The LEGO Movie 2: The Second Part
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All Critics (15)
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"Marfa Girl" was filmed in 2012 but is only now reaching theaters, and as we've seen with the recent "Serena" and so many other delayed releases, that's almost never a good thing.
Clark's sympathy for his subjects is more evident than ever.
It's refreshing to see a film set amid the daily life of an impoverished, rural immigrant community. It's a shame the only aspect of the social world that is explored is the sexual exploits of a few teens.
Clark clearly has a visual eye, and some of the compositions in his films are breathtaking, but unless his predilections float your boat, his movies are endurance tests.
For all its meanderings and indulgences - verbal and visual - this free-form snapshot of a circle of townsfolk in tiny Marfa, Texas, proves a sneakily immersive, weirdly memorable affair.
The scandal of Mr. Clark's more recent movies, including "Wassup Rockers" and "Ken Park" and this new one, resides more in its tedium and lack of insight than its strenuously provocative content.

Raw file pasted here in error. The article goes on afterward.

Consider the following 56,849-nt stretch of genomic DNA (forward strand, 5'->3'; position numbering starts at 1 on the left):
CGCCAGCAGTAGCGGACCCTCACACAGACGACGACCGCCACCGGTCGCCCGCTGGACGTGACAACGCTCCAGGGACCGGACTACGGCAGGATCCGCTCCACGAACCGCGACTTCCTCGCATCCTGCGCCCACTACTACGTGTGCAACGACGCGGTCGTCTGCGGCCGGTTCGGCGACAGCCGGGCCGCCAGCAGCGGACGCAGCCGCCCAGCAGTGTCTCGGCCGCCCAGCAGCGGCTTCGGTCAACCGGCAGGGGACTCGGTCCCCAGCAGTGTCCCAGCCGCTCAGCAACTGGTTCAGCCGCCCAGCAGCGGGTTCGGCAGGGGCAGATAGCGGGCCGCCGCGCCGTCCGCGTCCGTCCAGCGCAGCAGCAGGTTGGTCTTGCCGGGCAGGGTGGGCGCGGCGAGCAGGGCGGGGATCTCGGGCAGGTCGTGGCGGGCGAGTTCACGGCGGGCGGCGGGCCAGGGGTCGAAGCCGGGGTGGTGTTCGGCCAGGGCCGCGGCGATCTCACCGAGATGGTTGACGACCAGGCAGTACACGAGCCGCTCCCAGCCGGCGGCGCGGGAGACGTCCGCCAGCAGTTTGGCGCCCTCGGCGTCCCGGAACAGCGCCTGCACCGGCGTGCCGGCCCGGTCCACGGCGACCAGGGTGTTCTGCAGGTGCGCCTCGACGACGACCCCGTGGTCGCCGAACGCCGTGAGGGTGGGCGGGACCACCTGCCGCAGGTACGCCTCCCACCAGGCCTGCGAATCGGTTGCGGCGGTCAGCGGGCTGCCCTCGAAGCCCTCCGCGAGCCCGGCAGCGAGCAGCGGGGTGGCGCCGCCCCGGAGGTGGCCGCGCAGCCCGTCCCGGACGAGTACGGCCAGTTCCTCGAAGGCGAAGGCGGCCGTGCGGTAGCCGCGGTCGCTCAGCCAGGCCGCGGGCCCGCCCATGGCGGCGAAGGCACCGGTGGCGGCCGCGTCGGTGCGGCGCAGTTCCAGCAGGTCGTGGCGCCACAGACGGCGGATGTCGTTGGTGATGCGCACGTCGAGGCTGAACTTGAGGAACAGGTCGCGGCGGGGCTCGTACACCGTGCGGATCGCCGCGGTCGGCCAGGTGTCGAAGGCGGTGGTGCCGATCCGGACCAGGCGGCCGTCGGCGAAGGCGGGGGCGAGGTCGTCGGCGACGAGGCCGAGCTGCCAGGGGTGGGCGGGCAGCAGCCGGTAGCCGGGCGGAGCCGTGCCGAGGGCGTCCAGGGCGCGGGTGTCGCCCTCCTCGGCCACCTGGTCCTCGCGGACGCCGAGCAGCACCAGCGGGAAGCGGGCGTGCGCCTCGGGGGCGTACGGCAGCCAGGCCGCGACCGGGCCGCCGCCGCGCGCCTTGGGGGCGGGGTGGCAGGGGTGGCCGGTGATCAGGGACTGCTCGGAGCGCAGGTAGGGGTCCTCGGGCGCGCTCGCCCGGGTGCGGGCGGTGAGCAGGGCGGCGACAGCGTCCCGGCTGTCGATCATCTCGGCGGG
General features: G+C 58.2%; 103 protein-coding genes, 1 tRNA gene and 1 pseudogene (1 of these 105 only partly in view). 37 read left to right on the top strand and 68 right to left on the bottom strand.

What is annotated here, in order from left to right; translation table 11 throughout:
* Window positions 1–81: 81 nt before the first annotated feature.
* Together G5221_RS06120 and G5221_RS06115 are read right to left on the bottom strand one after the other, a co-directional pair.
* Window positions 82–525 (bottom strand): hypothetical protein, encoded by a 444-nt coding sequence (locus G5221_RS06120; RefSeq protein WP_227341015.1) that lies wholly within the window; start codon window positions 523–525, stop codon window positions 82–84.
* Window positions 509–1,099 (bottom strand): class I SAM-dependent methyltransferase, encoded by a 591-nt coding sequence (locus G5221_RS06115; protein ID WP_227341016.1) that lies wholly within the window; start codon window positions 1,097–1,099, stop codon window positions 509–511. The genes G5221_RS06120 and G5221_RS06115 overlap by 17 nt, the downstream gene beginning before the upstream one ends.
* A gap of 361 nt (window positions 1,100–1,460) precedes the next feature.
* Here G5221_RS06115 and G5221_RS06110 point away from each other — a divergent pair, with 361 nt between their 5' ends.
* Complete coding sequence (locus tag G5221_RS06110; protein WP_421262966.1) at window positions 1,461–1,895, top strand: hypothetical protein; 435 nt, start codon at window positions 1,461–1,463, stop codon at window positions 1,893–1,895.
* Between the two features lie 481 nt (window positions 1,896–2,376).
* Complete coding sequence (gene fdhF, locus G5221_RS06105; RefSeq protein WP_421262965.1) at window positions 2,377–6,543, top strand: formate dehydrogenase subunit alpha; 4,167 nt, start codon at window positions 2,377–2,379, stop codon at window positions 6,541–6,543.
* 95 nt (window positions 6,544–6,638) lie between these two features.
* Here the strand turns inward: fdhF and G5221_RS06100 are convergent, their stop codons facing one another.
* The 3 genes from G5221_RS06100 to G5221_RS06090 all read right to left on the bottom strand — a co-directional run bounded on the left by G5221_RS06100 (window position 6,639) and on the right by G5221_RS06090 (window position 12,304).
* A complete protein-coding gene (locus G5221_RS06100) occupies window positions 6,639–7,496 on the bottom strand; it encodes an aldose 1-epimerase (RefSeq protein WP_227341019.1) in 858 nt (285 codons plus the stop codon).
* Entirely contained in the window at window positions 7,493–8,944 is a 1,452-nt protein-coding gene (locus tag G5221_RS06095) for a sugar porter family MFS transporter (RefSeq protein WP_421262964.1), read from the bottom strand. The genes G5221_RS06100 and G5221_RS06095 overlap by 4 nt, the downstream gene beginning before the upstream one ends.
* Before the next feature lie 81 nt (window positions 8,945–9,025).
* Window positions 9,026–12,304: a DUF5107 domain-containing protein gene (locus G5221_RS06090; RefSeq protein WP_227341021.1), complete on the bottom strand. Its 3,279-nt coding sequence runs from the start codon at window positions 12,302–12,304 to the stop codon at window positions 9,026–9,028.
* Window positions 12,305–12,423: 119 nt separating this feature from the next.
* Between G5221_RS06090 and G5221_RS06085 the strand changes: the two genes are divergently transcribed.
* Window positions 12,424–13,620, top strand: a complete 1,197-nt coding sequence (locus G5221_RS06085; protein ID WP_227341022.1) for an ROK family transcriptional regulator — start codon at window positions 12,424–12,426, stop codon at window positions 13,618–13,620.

Sure, Drake Burnette's Marfa Girl looks real. But like the rest of the film, she doesn't feel real.
When not taking timeouts for gratuitous sex, Clark's characters drone on about sex. This being the case, whatever he has to say about life on the Texas border or about the treatment of undocumented immigrants feels both inconsequential and insincere.
More free-floating than haphazard, Clark arrays scenes of a Texas teen (bright-eyed ephebe Adam Mediano) skateboarding through drugs and sex and seemingly random run-ins in the titular West Texas small town on the occasion of his sixteenth birthday.
Clark seems content to make a film just like all the ones that came before, but lacking in the brutal dark comedy that redeemed superior earlier efforts like Bully.
The film finds the actors' performance deficiencies functioning less as signs of authentic teenage behavior than as an incompetent carrier of plot.
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